Over the last three years, gang violence has killed nearly 20,000 people in El Salvador, propelling tens of thousands northward in search of safety. With U.S. help, the Salvadoran government should try to counter gangs with crime prevention as much as with law enforcement.
Security situation remains critical with enduring high levels of killings and widespread gang violence. National Police 27 April reported 1,006 homicides since start of year, 228 less than same period in 2018, however homicide rate rose again during April. In anti-gang operations, police early April arrested MS-13 leader accused of extortion and 117 alleged members of group. Minister of Security and civil society 8 April called on Legislative Assembly to approve law recognising internal displacement, in line with 2018 Constitutional Chamber ruling; govt has previously refused to recognise phenomenon of internal displacement resulting from criminal violence. Anti-corruption drive focussing on high-level former officials continued with Supreme Court late March approving attorney general’s request for former President Funes’ extradition from Nicaragua on corruption charges, which Nicaragua rejected, saying Funes has political asylum; Funes and former President Saca among ten Salvadorans on U.S. blacklist of corrupt officials published 4 April.
Intense gang warfare continues to plague El Salvador, undeterred by successive governments’ heavy-handed and militarised repression policies. More investment in holistic violence prevention strategies and economic alternatives to criminal violence are necessary if the country's chronic insecurity crisis is to be alleviated.
Central American gangs are responsible for brutal acts of violence, abuse of women and forced displacement of thousands. Governments must go beyond punitive measures and address the social and economic roots of gang culture, tackle extortion schemes and invest in communities.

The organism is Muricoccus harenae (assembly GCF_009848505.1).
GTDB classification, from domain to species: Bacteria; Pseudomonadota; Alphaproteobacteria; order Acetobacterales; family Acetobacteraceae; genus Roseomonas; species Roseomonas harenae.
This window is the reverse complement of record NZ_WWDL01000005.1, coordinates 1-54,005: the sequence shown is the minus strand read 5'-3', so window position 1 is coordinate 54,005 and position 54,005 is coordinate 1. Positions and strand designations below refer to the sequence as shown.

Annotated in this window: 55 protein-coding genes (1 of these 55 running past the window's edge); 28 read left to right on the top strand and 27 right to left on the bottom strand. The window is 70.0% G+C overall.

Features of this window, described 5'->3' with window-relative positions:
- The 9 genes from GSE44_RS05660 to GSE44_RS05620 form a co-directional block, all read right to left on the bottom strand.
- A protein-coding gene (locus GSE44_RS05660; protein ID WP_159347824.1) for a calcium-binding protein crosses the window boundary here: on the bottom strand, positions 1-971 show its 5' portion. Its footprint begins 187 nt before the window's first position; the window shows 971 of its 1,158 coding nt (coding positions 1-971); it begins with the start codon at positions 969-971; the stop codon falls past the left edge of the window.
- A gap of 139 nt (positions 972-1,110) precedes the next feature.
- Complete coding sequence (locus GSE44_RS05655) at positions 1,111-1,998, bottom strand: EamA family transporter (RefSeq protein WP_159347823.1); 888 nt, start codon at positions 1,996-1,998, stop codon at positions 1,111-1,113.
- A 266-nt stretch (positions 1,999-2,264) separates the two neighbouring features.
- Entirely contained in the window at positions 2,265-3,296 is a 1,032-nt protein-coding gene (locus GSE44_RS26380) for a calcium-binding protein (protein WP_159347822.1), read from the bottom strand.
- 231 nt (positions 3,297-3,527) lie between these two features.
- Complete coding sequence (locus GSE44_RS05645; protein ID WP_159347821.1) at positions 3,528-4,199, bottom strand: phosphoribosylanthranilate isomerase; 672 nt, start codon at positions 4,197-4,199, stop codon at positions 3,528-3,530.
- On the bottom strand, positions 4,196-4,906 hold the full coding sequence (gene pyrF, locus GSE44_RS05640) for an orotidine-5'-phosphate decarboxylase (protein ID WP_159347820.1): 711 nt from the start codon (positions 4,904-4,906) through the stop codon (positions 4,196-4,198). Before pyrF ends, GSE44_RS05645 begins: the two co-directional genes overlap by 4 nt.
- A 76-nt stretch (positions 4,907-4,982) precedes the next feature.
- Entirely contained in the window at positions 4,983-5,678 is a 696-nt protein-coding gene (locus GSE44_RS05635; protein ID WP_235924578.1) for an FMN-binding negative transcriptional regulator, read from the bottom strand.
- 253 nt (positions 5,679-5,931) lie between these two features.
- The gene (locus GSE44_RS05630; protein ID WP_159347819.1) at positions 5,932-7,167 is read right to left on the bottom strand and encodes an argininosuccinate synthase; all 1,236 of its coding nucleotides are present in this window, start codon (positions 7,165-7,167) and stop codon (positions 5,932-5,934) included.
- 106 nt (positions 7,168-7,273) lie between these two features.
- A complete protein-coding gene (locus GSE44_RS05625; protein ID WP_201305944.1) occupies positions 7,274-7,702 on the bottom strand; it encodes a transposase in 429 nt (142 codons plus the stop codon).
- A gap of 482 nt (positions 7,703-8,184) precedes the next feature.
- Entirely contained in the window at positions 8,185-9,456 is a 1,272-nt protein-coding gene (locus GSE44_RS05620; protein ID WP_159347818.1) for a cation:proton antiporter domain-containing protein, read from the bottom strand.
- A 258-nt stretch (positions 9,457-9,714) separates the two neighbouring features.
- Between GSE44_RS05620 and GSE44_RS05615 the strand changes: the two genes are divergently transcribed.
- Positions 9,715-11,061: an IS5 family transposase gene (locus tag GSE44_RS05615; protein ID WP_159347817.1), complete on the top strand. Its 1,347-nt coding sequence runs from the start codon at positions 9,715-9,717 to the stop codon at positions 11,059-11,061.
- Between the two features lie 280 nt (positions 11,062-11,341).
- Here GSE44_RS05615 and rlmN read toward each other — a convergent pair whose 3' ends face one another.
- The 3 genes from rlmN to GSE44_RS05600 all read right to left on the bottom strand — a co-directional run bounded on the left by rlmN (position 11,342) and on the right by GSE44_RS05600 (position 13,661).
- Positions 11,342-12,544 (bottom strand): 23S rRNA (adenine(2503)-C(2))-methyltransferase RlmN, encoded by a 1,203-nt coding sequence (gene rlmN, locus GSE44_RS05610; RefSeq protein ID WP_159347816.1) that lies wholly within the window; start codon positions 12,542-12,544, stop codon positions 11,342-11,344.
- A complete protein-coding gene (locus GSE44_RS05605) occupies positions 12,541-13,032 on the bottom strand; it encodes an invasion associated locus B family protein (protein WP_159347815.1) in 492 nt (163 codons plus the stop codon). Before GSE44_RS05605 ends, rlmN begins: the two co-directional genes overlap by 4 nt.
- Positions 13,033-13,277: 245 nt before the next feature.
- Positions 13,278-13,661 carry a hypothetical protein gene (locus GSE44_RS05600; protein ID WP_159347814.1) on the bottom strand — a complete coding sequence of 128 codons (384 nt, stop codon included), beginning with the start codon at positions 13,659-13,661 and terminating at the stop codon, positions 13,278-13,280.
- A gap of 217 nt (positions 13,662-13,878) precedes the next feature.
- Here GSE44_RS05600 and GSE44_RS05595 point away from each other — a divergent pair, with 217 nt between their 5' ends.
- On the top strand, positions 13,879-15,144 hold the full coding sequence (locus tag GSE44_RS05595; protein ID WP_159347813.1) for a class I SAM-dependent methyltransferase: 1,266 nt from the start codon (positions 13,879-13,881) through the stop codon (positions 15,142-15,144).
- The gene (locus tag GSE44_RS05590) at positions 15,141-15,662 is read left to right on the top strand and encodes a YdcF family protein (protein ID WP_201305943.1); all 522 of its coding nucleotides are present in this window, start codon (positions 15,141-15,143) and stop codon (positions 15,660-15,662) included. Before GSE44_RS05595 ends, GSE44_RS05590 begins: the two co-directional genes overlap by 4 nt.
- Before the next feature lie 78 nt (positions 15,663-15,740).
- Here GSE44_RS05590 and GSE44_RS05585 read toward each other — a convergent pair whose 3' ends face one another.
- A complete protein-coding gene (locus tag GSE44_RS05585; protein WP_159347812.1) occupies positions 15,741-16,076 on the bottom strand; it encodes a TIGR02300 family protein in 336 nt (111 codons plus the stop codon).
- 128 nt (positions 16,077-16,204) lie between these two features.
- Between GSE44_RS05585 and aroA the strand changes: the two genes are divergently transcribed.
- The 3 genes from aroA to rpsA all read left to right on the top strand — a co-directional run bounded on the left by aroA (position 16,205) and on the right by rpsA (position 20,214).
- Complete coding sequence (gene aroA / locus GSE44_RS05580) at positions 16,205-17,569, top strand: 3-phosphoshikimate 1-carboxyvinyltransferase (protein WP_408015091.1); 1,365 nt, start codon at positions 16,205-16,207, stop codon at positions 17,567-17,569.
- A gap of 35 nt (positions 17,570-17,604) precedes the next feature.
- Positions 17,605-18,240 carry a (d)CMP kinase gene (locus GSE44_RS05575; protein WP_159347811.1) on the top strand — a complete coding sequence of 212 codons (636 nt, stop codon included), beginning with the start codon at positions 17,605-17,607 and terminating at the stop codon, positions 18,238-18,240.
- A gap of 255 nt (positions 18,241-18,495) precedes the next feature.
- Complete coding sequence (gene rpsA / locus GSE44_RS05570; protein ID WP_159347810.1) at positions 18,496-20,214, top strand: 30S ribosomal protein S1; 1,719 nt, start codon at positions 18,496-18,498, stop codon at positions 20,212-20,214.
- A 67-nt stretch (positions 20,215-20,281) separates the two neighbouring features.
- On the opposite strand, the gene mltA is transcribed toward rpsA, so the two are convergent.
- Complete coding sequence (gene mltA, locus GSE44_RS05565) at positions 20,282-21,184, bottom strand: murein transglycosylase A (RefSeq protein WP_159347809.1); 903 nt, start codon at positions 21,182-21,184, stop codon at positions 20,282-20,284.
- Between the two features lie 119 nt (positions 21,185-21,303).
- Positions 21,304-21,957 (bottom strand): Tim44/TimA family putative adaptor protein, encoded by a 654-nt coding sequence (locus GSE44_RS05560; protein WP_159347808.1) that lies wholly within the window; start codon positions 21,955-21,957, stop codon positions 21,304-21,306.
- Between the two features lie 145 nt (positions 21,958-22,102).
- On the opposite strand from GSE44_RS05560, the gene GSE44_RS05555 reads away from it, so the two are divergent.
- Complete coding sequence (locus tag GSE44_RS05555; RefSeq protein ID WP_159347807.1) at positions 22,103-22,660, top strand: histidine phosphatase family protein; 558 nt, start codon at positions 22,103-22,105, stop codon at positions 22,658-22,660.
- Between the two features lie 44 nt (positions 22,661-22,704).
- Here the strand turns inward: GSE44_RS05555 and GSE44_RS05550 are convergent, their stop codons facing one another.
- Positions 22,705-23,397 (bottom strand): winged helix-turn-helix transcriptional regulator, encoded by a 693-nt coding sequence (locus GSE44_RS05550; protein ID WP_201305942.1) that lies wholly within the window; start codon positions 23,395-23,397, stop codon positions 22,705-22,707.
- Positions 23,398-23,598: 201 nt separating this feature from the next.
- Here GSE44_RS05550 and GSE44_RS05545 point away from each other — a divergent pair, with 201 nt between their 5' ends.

Un pacto de Estado por la paz en El Salvador [entre el Partido FMLN y Arena que] suponga un compromiso con los cinco ejes del Plan El Salvador Seguro [es un paso indispensable].
Reprimir y perseguir el crimen [en El Salvador] es necesario, pero tratar por igual a los supuestos criminales y al casi medio millón de personas que viven bajo su yugo puede llegar a ser contraproducente.
El sociólogo Robert King Merton calificó de "profecía autocumplida" una predicción que, una vez hecha, es en sí misma la causa de que se haga realidad.
Originally published in EFE
Originally published in The Washington Post
The northward flow of undocumented migrants fleeing economic hardship and violence in the Northern Triangle of Central America exposes thousands of vulnerable people to mass victimisation. In this excerpt from the Watch List 2017 – Third Update early warning report for European policy makers, Crisis Group urges the European Union and its member states to continue to pursue an approach grounded in supporting community violence prevention, institutional reform and poverty alleviation in the countries of origin while supporting transiting countries in managing the flow.